Tuesday, April 2, 2013

Hedge Fund Analyst Charged with Insider Trading

The SEC charged a California-based hedge fund analyst with insider trading in advance of a merger of two technology companies based on nonpublic information he received from his friend who was an executive at one of the companies.

The SEC also charged the executive and another trader in the $29 million insider trading scheme.

The SEC alleges that the hedge fund analyst of San Clemente, Calif., was tipped in advance of a July 2008 announcement that Foundry Networks Inc. had agreed to be acquired by Brocade Communication Systems Inc. for approximately $3 billion. The hedge fund analyst’s source was Foundry’s chief information officer, a friend who he had previously given investment advice. The hedge fund analyst then caused the San Francisco-based hedge fund advisory firm where he works to buy Foundry shares in large quantities in the days leading up to the public announcement, and the hedge funds managed by the firm reaped millions of dollars in profits when Foundry’s stock value increased upon the news. The hedge fund analyst also tipped a Denver-based investment professional who he befriended through a previous working relationship. The investment professional then made illegal trades based on the nonpublic information. Foundry’s chief information officer also tipped the hedge fund analyst in advance of at least two other major announcements by Foundry, and the hedge fund analyst’s firm traded on the nonpublic information to make profits or avoid losses.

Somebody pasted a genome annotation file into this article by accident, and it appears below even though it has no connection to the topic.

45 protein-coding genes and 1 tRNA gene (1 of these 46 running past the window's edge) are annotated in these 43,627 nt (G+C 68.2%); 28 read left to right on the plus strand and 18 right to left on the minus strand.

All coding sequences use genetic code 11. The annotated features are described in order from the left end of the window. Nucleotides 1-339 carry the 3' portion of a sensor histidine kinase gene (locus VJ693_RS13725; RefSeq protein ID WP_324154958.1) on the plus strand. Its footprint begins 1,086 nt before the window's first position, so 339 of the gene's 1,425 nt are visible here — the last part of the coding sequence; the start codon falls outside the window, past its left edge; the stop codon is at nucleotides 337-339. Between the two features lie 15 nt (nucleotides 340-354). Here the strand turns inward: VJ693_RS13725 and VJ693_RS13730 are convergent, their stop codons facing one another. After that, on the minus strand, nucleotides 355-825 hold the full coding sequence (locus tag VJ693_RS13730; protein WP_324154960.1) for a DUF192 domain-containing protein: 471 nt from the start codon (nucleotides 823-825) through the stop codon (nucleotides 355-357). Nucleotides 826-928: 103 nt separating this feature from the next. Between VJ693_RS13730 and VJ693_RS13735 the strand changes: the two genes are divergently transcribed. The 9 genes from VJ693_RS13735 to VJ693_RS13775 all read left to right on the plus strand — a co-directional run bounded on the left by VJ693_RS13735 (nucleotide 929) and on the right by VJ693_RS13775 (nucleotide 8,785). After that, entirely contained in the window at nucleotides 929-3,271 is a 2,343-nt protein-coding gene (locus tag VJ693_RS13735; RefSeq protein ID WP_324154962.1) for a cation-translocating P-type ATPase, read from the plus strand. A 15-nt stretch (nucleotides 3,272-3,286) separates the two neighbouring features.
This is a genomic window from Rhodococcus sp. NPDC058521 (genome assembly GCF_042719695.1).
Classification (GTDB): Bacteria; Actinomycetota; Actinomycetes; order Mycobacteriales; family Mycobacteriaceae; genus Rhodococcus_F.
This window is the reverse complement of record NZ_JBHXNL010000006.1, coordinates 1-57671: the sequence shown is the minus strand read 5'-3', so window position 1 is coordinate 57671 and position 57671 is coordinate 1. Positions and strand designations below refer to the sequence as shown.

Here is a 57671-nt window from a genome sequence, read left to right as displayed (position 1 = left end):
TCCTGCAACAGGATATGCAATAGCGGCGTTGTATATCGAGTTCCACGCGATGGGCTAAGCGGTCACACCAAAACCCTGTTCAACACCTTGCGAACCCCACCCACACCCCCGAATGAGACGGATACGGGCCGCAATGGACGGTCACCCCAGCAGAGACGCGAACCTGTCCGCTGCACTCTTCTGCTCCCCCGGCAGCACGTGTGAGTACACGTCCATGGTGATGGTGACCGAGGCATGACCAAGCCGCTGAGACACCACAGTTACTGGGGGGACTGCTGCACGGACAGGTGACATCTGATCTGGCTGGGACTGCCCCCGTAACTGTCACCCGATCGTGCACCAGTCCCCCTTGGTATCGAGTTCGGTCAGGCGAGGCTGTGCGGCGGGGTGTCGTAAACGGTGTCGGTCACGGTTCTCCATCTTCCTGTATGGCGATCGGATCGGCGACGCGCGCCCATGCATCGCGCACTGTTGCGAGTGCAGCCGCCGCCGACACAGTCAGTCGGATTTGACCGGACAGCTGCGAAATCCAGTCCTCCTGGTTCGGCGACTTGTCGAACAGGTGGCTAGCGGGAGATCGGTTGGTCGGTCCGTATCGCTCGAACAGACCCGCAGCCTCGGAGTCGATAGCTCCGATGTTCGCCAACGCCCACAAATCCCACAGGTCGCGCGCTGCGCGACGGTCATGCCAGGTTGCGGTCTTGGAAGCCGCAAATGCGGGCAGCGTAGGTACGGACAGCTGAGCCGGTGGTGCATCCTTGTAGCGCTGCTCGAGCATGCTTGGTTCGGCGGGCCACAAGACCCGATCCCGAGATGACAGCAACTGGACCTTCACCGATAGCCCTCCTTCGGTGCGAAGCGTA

“[The chief information officer] was entrusted with Foundry’s most valuable secrets, but betrayed his company and set off an explosive chain reaction of illegal tips from friend to friend for illicit profits,” said George S. Canellos, Acting Director of the SEC’s Division of Enforcement.

Sanjay Wadhwa, Senior Associate Director of the SEC’s New York Regional Office, added, “Company insiders who reveal confidential information and the traders who trade on it can expect robust scrutiny from the SEC. The charges against [Foundry’s chief information officer] and [the hedge fund analyst] are a cautionary tale for those considering insider trading that should make them think twice.”